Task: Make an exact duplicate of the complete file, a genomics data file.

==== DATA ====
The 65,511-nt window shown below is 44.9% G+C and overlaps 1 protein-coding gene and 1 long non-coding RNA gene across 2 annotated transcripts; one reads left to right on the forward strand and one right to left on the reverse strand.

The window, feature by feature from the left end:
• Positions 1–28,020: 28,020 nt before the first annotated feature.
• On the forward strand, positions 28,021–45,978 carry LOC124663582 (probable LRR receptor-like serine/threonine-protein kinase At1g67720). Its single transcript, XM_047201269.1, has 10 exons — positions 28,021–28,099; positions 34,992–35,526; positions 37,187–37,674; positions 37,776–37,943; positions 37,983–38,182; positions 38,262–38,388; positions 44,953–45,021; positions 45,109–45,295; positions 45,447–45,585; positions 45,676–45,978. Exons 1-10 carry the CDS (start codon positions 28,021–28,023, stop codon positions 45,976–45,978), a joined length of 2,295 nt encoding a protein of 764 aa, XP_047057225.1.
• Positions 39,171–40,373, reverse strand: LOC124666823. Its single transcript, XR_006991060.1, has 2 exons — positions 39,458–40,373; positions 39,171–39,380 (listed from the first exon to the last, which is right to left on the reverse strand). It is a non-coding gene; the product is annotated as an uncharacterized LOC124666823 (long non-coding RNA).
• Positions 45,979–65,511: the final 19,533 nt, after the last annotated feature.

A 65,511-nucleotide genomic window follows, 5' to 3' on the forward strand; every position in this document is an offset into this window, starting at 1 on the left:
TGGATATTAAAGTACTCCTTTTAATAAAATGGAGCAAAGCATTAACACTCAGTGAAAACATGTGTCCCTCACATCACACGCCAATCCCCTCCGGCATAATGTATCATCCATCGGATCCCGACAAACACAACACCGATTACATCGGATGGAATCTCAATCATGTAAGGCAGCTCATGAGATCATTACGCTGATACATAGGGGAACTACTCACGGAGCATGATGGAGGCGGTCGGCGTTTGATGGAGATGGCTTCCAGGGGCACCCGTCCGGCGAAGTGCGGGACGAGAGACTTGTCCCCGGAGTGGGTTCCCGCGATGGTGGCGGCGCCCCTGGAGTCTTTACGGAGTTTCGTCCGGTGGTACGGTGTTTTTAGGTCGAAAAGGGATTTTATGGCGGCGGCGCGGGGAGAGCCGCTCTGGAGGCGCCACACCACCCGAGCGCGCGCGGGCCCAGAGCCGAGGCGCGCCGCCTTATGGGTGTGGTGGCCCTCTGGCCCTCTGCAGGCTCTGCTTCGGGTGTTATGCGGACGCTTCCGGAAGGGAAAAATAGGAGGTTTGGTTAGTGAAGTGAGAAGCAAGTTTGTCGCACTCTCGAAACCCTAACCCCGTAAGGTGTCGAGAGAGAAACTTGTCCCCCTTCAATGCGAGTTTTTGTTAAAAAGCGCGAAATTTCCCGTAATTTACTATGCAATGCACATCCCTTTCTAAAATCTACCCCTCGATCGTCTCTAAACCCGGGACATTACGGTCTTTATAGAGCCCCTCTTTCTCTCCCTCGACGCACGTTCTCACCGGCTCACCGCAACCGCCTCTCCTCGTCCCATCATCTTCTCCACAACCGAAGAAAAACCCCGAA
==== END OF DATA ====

The 65,511-nt window shown below is 44.9% G+C and overlaps 1 protein-coding gene and 1 long non-coding RNA gene across 2 annotated transcripts; one reads left to right on the forward strand and one right to left on the reverse strand.

The window, feature by feature from the left end:
• Positions 1–28,020: 28,020 nt before the first annotated feature.
• On the forward strand, positions 28,021–45,978 carry LOC124663582 (probable LRR receptor-like serine/threonine-protein kinase At1g67720). Its single transcript, XM_047201269.1, has 10 exons — positions 28,021–28,099; positions 34,992–35,526; positions 37,187–37,674; positions 37,776–37,943; positions 37,983–38,182; positions 38,262–38,388; positions 44,953–45,021; positions 45,109–45,295; positions 45,447–45,585; positions 45,676–45,978. Exons 1-10 carry the CDS (start codon positions 28,021–28,023, stop codon positions 45,976–45,978), a joined length of 2,295 nt encoding a protein of 764 aa, XP_047057225.1.
• Positions 39,171–40,373, reverse strand: LOC124666823. Its single transcript, XR_006991060.1, has 2 exons — positions 39,458–40,373; positions 39,171–39,380 (listed from the first exon to the last, which is right to left on the reverse strand). It is a non-coding gene; the product is annotated as an uncharacterized LOC124666823 (long non-coding RNA).
• Positions 45,979–65,511: the final 19,533 nt, after the last annotated feature.

A 65,511-nucleotide genomic window follows, 5' to 3' on the forward strand; every position in this document is an offset into this window, starting at 1 on the left:
TGGATATTAAAGTACTCCTTTTAATAAAATGGAGCAAAGCATTAACACTCAGTGAAAACATGTGTCCCTCACATCACACGCCAATCCCCTCCGGCATAATGTATCATCCATCGGATCCCGACAAACACAACACCGATTACATCGGATGGAATCTCAATCATGTAAGGCAGCTCATGAGATCATTACGCTGATACATAGGGGAACTACTCACGGAGCATGATGGAGGCGGTCGGCGTTTGATGGAGATGGCTTCCAGGGGCACCCGTCCGGCGAAGTGCGGGACGAGAGACTTGTCCCCGGAGTGGGTTCCCGCGATGGTGGCGGCGCCCCTGGAGTCTTTACGGAGTTTCGTCCGGTGGTACGGTGTTTTTAGGTCGAAAAGGGATTTTATGGCGGCGGCGCGGGGAGAGCCGCTCTGGAGGCGCCACACCACCCGAGCGCGCGCGGGCCCAGAGCCGAGGCGCGCCGCCTTATGGGTGTGGTGGCCCTCTGGCCCTCTGCAGGCTCTGCTTCGGGTGTTATGCGGACGCTTCCGGAAGGGAAAAATAGGAGGTTTGGTTAGTGAAGTGAGAAGCAAGTTTGTCGCACTCTCGAAACCCTAACCCCGTAAGGTGTCGAGAGAGAAACTTGTCCCCCTTCAATGCGAGTTTTTGTTAAAAAGCGCGAAATTTCCCGTAATTTACTATGCAATGCACATCCCTTTCTAAAATCTACCCCTCGATCGTCTCTAAACCCGGGACATTACGGTCTTTATAGAGCCCCTCTTTCTCTCCCTCGACGCACGTTCTCACCGGCTCACCGCAACCGCCTCTCCTCGTCCCATCATCTTCTCCACAACCGAAGAAAAACCCCGAA